Be careful, as once you go Diesel, you never go back. I have a couple Peterbilt diesels and love them. For my personal travel, I went gas, but I have
     
  5. Kroni

    Kroni Junior Member

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    Thank you for your input. I've had a couple of old VW diesels a number of years ago and really liked diesel but the larger trucks and emission systems are new to me.

    I've feel confident that I will go with a diesel, I just might have to go to a lower trim level to get what I MUST have at a price I can afford. As much as I'd like to have leather seats and a sunroof, the diesel engine is far more important to me.

    As far as driving and maintenance, I agree, I'll probably do once a year oil changes. I do a bit of hauling each spring getting full pallets of mulch for my neighbors and myself but I'm thinking maybe I should drive it a bit more than my current truck to keep it "happy".

    Any other input will certainly be appreciated.

    Thanks
     
  6. Travelin Ram

    Travelin Ram Senior Member

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    Diesels don’t mind being parked. What will get you in trouble is repeated short drives. For instance I used to have a 7 mile commute; that’s barely far enough to warm the engine, and certainly not enough driving time to do a regen on a DPF.

    As long as you get some regular intervals of sustained high speed -even better high load- it’s fine.
     
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  7. Kroni

    Kroni Junior Member

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    Is there anything particular I should look out for when buying one? Any tell-tale signs I should be aware of?

    I assume at this point as long as the check engine light is not not I should probably be good to go, right?
     
  8. mtnrider

    mtnrider Senior Member

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    Yes, Stay away from any truck that has been deleted/tuned. 9 times out of 10 you will end up with someone else's problem truck that they dumped.

    Stick with 2014 or newer trucks, the older pre-DEF trucks got horrible mpg and require a little more maintenance with the EGR.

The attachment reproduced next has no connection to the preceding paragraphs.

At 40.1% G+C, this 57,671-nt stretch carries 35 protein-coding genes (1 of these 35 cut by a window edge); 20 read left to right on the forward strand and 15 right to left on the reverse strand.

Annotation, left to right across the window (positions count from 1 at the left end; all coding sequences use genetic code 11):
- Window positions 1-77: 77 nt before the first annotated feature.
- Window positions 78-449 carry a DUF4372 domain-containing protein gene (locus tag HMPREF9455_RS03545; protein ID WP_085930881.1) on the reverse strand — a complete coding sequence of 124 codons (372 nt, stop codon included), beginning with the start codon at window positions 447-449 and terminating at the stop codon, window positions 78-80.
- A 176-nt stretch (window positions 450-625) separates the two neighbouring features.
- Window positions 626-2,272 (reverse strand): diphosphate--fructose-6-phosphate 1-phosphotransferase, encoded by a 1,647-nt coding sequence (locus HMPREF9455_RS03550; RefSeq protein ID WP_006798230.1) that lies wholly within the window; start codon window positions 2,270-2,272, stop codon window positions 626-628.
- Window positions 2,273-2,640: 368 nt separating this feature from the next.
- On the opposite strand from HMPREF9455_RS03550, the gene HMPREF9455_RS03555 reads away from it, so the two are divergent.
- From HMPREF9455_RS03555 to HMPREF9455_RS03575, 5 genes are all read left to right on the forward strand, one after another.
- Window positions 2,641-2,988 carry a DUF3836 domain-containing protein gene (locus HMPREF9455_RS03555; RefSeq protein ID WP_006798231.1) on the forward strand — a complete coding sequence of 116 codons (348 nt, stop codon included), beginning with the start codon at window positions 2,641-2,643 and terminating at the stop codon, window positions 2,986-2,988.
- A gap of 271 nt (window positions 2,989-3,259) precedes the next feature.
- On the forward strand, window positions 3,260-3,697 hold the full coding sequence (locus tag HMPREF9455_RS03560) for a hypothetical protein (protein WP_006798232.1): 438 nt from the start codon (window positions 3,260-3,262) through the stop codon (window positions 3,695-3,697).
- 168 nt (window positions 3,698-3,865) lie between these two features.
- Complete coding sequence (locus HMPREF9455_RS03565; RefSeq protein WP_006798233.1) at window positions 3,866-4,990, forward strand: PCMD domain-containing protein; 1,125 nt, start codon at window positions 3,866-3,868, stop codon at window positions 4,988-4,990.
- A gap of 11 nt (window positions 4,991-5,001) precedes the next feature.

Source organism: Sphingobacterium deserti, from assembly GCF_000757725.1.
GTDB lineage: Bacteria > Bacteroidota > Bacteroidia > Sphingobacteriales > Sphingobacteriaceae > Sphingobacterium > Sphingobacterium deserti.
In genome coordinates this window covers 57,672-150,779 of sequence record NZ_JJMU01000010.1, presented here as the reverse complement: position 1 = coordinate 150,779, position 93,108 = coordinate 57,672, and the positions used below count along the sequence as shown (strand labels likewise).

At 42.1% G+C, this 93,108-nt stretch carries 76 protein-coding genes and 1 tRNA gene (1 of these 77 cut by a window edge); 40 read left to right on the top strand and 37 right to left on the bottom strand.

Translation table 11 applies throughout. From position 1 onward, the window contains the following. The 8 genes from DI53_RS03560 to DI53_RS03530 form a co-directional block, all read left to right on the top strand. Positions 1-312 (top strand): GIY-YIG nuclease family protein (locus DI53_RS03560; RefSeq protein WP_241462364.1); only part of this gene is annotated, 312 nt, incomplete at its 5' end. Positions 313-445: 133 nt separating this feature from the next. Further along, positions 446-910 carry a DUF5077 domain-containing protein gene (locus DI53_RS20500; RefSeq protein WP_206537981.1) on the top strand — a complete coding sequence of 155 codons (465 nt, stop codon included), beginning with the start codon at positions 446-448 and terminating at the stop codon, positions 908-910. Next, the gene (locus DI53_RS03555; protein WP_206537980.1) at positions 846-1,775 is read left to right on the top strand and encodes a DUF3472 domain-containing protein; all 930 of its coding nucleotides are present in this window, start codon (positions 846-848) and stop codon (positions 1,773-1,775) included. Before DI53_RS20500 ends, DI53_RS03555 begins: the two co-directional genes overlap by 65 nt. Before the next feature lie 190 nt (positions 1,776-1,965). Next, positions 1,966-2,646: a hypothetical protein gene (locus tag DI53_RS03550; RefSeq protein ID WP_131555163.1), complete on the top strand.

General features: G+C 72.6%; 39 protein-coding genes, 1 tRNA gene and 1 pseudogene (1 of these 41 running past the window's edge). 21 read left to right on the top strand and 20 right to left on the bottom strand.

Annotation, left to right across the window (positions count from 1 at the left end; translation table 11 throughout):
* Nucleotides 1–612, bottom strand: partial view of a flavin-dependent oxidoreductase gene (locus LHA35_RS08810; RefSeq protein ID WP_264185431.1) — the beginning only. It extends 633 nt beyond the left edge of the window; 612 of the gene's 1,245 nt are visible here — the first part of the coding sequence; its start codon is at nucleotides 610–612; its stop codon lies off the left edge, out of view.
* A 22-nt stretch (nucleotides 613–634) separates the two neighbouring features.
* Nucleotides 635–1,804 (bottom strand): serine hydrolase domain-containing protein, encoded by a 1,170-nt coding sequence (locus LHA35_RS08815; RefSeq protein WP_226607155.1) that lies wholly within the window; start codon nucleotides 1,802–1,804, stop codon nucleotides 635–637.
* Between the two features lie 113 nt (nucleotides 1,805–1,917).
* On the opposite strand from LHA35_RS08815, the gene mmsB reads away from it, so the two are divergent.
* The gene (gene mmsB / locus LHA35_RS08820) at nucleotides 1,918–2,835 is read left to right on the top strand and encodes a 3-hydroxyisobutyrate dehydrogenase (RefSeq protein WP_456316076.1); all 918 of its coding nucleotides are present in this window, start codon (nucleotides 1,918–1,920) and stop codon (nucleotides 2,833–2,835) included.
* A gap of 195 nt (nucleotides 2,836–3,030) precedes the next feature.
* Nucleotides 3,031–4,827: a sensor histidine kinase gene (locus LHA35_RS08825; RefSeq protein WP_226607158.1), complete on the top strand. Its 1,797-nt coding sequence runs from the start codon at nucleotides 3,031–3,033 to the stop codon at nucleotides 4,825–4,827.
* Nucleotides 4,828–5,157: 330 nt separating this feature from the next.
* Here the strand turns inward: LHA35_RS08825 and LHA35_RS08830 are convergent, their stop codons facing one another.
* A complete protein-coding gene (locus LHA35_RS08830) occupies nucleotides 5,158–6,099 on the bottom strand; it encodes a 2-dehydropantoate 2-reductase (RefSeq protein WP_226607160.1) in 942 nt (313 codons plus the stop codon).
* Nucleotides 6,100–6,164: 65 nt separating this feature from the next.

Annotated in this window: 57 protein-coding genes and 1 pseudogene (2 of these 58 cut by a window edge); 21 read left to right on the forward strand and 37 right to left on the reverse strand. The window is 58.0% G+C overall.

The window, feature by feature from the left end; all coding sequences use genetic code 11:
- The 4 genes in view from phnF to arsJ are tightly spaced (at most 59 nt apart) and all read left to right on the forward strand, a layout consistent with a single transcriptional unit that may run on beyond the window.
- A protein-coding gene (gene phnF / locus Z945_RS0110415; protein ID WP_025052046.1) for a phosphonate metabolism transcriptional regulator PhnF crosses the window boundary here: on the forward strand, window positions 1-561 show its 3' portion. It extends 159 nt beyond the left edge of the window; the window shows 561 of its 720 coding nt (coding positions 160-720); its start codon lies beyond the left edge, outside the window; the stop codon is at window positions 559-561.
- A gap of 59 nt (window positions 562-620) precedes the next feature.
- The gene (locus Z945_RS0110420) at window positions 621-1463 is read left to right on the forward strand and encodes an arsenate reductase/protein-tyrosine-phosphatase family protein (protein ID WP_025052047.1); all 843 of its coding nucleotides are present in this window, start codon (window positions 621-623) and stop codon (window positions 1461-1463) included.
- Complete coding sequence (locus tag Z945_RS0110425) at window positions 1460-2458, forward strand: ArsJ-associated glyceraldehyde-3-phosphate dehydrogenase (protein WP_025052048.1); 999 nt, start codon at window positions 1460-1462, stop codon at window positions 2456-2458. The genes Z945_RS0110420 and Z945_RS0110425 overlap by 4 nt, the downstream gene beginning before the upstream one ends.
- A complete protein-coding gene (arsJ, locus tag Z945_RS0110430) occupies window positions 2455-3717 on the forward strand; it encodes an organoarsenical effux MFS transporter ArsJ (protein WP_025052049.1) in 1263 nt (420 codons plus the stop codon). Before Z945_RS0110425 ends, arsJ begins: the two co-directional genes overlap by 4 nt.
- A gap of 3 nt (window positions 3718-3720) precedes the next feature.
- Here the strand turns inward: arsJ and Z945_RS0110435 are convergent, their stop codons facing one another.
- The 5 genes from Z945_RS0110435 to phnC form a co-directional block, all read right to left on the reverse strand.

Other then that just give it a good drive and make sure you don't have any vibrations or loose feeling in the steering.


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  9. Walter Conrad

    Walter Conrad Junior Member

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    Just my 2 cents, i think the seller price at 45k is way to high. So let me try to give you some background. Both the DW and myself hate leather seating surfaces in our vehicles, so we would not consider a RAM over an SLT or Bighorn. We do however like them fairly well optioned, plus we do haul a large 5th wheel, around 18000lb loaded.
    We just purchased a new 2020 Bighorn, CC, LB, DRW, 6.7 nicely equipped. MSRP was 63770, with all the current incentives in our region and wheeling and dealing we were able to get it down to 53000, which included spiffy RAM running boards and an Extang trifold tonneau cover plus we got an additional 17000 for our trade bringing it down to 36000.

    My story is that the deals on new are out there.

    As far as the DEF use ours came with 3/4 tank and we only have about 700 miles on it right and still showing 1/2 tank. According to the onboard computer we are getting 18mpg. We haven't had a chance to tow with it yet.

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  10. Kroni

    Kroni Junior Member

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    Walter,
    Thank you very much for your post, it helped a lot. However after looking for a used 2500 diesel and going to a few dealers, there just aren't any used diesel trucks that make sense for me. My camper can be loaded to a max weight of 9600, it usually around 7300. I am now leaning towards a new or possibly very lightly used 2019 2500 with the 6.4 hemi. I really didn't want to compromise and go to the gas engine, but its rated at 14,200 pounds towing. I'm thinking I don't need the 18,000 pounds of towing capacity that the diesel brings...
     
    Last edited: Aug 1, 2020